Getty-owned antiquities return home to Greece
By Karolos Grohmann
ATHENS (Reuters) – Two ancient Greek artefacts, which were
smuggled out of the country, came home on Thursday as part of
an agreement with the J. Paul Getty Museum.
A 2,400-year-old, black limestone stele – grave marker –
and a marble votive relief dating from about 490 BC went on
display at Athens’ National Archaeological Museum only hours
after being flown back from Los Angeles.
They are the first installment of a deal to send back works
of ancient art that were stolen from Greece and eventually
bought by one of the world’s richest art institutions.
The stele was unearthed during an illegal dig in the 1990s
near the city of Thebes while the votive relief was stolen
almost a century ago from the French Archaeological School
warehouse on the Aegean island of Thasos.
Both will briefly be displayed in Athens before returning
to the locations where they were found, the minister said.
“The days when foreign museums and private collectors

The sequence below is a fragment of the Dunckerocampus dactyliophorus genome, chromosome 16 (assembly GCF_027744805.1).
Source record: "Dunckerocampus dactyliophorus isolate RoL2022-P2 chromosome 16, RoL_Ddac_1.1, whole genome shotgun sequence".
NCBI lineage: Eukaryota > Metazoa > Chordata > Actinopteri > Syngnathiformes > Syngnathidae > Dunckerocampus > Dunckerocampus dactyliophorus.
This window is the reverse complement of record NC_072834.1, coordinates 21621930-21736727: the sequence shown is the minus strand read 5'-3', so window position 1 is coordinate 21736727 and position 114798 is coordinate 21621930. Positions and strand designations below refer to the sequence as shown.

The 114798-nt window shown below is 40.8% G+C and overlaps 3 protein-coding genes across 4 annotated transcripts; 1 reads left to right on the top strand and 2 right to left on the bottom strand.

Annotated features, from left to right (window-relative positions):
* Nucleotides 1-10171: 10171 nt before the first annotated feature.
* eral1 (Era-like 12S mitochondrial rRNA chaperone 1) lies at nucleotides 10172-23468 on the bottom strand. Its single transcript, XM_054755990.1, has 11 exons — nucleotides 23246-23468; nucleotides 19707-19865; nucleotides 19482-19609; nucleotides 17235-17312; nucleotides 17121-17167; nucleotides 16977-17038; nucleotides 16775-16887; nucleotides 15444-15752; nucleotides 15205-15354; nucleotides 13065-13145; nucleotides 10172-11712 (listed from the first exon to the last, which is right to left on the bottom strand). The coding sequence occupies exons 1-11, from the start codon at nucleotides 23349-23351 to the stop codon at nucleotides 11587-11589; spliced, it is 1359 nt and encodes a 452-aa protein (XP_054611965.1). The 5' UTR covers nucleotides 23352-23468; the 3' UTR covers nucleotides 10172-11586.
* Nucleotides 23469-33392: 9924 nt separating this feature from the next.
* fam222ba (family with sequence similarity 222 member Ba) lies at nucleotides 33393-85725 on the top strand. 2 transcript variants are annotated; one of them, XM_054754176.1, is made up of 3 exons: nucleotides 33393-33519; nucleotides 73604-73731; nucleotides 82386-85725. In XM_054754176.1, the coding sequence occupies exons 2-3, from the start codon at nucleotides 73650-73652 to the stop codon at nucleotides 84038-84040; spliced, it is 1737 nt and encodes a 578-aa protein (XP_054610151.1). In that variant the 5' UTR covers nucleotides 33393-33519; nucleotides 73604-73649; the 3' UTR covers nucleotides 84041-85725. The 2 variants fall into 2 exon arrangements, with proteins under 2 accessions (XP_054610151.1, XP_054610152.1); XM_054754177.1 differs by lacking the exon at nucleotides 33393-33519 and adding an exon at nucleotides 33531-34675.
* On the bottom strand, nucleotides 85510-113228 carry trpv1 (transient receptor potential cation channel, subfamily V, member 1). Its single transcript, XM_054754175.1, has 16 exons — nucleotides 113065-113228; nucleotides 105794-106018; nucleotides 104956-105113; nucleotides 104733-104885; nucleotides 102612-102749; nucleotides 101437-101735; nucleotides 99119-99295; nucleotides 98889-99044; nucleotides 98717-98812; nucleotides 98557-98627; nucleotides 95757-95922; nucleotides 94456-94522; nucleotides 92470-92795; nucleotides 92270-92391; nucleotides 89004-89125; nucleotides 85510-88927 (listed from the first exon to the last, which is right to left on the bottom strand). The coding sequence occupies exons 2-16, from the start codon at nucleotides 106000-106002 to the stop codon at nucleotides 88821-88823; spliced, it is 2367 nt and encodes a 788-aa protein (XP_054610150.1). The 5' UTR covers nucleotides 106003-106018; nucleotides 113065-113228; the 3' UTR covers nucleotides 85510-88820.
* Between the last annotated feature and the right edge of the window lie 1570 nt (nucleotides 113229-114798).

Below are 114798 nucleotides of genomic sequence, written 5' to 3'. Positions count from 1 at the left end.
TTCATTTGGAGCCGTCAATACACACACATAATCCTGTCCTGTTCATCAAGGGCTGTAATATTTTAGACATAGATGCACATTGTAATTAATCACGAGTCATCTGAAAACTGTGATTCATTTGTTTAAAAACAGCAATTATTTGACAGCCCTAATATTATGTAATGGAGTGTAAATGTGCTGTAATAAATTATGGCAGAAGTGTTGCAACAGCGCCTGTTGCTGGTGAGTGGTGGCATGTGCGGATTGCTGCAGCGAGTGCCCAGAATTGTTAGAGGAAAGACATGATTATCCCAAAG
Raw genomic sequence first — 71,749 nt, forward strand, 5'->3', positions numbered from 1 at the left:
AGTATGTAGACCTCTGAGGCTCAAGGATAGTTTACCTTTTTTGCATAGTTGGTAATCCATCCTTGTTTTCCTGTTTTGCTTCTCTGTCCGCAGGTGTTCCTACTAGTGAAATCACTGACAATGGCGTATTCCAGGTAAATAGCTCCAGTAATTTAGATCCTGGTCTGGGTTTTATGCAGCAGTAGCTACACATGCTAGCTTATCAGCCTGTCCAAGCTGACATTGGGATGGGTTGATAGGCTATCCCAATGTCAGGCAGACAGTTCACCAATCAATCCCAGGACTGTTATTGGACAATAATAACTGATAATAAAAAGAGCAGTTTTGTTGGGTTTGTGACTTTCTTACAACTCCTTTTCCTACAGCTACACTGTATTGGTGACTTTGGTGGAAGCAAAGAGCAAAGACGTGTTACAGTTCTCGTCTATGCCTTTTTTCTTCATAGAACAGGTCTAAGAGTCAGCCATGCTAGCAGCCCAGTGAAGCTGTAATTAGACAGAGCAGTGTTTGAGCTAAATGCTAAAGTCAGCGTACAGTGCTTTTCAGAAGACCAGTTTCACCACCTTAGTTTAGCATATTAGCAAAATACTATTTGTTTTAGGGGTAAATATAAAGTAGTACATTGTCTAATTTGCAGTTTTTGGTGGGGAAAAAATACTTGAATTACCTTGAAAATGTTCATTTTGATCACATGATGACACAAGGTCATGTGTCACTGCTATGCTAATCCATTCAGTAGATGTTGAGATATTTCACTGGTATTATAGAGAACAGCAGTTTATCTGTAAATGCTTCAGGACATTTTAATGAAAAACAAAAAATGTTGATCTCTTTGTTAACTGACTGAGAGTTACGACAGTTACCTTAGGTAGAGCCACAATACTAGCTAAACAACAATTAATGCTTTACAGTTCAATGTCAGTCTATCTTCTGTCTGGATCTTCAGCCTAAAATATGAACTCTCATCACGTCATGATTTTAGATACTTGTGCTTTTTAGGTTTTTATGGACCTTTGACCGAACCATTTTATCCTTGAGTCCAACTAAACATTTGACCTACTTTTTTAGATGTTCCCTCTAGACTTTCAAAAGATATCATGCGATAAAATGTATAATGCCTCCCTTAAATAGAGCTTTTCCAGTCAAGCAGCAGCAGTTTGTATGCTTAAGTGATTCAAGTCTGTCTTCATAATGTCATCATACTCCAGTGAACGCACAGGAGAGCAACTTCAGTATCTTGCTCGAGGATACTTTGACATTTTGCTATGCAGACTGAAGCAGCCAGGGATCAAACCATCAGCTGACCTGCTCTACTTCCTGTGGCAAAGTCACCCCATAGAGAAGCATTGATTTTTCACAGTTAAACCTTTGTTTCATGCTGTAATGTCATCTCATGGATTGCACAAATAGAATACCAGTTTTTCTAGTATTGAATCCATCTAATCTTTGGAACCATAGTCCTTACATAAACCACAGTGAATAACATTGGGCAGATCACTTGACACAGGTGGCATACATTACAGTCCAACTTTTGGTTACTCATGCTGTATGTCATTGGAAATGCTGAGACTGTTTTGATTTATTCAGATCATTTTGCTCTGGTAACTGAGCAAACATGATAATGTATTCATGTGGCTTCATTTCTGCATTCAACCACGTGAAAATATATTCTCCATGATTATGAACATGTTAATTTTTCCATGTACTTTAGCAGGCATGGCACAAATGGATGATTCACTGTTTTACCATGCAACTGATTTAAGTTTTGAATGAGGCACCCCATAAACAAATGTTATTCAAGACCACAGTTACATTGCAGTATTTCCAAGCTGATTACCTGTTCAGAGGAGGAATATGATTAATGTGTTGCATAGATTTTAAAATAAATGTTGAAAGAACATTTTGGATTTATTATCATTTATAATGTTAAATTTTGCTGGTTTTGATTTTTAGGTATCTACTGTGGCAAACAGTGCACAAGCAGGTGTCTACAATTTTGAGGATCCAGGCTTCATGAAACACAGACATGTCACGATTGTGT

uncontrollably bought antiquities without any identity or
passport have gone for good,” Greek Culture Minister George
Voulgarakis, standing before the objects, told reporters.
The Getty has been at the center of an international art
smuggling scandal since Italian authorities charged its former
antiquities curator Marion True with conspiring to receive
Voulgarakis said negotiations with the Getty were in
progress for the return of another two items, a 4th century BC
Macedonian gold funerary wreath and a 6th century BC marble
“kori” statue of a woman.
In return, the museum will receive other artefacts on
long-term loan and will be able to co-host exhibitions of
ancient Greek art.
“Greece will fight for the return from foreign museums and
collectors of every ancient Greek object for which we have
evidence that it is a product of illegal digging, smuggling or
illegal trade,” Voulgarakis said.
True, who also faces a judicial investigation in Greece,
will stand trial in Italy and has since resigned from the
Getty. She has denied any wrongdoing.
Voulgarakis will fly to Germany later this week to take
back a piece of marble from Athens’s Parthenon Temple,
currently held by Heidelberg University.
“We do not want to empty the shelves of foreign museums. We
want Greek antiquities to continue being ambassadors of our
country around the world,” he said. “But the antiquities trade
must abide by ethical codes and legal rules.”